I began searching in the zoology section. But I didn't find what I wanted. [...], I shifted to veterinary medicine.
I think using giving up would mean giving up on the whole thing. It doesn't imply change.
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I didn't find what I wanted in the zoology section, so I began diverging into veterinary medicine.
di·verge, dəˈvərj, dīˈvərj/ verb:
(of a road, route, or line) separate from another route, especially a main one, and go in a different direction; deviate from a set course or standard; develop in a different direction. -Google
When a search appears unproductive, I'll retarget my efforts with different keyword or discipline emphasis. collinsdictionary:
to target again or differently
A lower pound would help retarget inflation and transfer spending power from consumers to producers. Glasgow Herald (2002)
In fact, towards the end, Misra agreed with the need to liberalise agriculture, and was even convinced of the need to retarget subsidies. Business Today (1998)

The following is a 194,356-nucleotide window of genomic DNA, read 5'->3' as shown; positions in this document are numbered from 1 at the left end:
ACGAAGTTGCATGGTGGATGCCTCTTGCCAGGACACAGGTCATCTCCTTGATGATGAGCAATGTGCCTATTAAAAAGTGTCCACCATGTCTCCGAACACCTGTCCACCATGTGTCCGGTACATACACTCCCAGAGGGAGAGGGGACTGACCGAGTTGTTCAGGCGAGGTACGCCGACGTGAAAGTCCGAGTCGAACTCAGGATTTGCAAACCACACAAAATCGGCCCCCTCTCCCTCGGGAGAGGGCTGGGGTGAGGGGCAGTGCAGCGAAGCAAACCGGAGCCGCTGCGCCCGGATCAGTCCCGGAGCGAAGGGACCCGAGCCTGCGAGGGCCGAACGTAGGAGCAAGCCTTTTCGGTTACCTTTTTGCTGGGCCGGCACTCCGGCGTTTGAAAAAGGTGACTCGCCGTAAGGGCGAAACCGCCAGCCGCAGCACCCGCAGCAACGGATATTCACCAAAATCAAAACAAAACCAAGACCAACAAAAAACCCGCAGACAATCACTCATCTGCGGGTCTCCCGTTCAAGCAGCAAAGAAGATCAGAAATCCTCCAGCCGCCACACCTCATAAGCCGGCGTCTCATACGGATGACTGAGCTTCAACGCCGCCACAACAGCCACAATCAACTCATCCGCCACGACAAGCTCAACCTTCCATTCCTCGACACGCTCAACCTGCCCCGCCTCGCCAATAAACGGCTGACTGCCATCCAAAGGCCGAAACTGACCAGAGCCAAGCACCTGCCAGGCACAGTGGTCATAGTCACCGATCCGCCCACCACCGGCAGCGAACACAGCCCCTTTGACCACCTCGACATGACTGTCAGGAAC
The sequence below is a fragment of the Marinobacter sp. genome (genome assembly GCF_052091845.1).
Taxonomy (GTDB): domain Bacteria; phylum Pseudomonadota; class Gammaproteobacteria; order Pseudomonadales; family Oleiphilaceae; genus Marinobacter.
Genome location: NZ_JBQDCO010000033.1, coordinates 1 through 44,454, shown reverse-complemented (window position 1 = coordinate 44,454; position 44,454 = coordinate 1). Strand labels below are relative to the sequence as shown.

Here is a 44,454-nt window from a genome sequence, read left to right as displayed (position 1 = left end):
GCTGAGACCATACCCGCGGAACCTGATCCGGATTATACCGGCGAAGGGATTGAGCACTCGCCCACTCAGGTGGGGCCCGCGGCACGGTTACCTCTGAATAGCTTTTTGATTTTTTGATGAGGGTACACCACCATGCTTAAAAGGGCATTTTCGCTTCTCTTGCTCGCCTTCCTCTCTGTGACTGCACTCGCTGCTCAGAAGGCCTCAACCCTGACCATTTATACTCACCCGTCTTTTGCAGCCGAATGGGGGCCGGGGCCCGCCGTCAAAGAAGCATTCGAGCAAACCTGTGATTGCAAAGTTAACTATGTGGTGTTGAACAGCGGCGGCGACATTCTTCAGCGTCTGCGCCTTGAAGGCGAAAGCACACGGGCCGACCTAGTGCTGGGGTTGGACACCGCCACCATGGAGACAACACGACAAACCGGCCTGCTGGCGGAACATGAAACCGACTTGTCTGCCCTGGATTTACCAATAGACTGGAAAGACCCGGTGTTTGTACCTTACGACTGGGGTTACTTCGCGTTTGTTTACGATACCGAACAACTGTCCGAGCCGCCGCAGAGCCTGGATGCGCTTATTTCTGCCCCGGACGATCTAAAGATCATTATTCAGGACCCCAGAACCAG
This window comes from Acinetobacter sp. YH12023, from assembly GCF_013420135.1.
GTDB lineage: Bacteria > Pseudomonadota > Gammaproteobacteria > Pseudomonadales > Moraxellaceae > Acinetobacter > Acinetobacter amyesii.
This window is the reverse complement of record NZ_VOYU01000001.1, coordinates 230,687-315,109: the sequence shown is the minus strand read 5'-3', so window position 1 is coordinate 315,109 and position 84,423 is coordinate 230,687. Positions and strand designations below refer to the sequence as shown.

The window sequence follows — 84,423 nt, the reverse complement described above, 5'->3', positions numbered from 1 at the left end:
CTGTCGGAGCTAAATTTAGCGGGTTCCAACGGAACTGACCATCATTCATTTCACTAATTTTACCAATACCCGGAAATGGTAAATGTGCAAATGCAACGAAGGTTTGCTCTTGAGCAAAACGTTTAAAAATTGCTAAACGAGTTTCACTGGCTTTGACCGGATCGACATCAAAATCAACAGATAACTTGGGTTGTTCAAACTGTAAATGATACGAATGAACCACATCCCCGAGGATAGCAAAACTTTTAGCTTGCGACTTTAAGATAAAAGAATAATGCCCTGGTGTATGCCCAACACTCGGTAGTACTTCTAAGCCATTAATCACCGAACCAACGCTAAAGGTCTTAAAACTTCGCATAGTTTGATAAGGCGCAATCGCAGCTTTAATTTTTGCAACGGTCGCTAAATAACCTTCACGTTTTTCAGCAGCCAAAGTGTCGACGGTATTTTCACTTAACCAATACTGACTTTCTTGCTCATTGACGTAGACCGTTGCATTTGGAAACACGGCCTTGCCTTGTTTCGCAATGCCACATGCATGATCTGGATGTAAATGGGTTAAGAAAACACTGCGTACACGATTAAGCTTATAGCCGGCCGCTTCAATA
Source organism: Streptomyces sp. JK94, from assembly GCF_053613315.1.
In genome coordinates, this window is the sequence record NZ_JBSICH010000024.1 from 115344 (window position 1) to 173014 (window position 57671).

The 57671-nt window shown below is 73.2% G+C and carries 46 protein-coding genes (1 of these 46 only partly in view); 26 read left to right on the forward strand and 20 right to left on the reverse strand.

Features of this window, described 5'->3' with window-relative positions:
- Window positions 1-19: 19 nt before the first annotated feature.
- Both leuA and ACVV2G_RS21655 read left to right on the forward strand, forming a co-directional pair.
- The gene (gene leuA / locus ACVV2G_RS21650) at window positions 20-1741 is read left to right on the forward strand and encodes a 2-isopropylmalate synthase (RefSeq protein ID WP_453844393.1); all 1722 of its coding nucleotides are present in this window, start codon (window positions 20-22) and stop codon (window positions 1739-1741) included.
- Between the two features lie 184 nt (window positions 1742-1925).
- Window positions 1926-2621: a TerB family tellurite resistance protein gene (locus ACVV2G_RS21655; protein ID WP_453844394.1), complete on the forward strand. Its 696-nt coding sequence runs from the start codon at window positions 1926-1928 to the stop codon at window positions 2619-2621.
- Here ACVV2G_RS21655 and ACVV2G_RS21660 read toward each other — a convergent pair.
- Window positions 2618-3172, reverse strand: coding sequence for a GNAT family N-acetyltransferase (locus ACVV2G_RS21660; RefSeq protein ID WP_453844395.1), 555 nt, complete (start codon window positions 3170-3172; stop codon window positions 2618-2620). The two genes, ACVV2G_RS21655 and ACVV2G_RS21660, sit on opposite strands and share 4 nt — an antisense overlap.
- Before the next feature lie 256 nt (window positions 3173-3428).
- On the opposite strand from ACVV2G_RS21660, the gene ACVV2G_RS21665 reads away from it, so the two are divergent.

I think the most common word in English to describe your state would be undaunted. In common usage today, it means what @FumbleFingers describes above: you've recognized that your current approach is not working, but are refusing to concede defeat and will try again (presumably using another tack, in your case).
Note that undaunted does not have the sort of "giving up" or even the "changing approach" part of your meaning itself but rather the "continuing despite initial failure" part. The continuance of your sentence ("I shifted to veterinary medicine") is what actually describes the change and informs the reader that you are going to change tack in your next foray.
On the other hand, if you want the phrase to emphasize the sense of doing something different (giving up on your first approach) rather than the perseverance, I'd probably use either changing tack, or more commonly, shifting gears.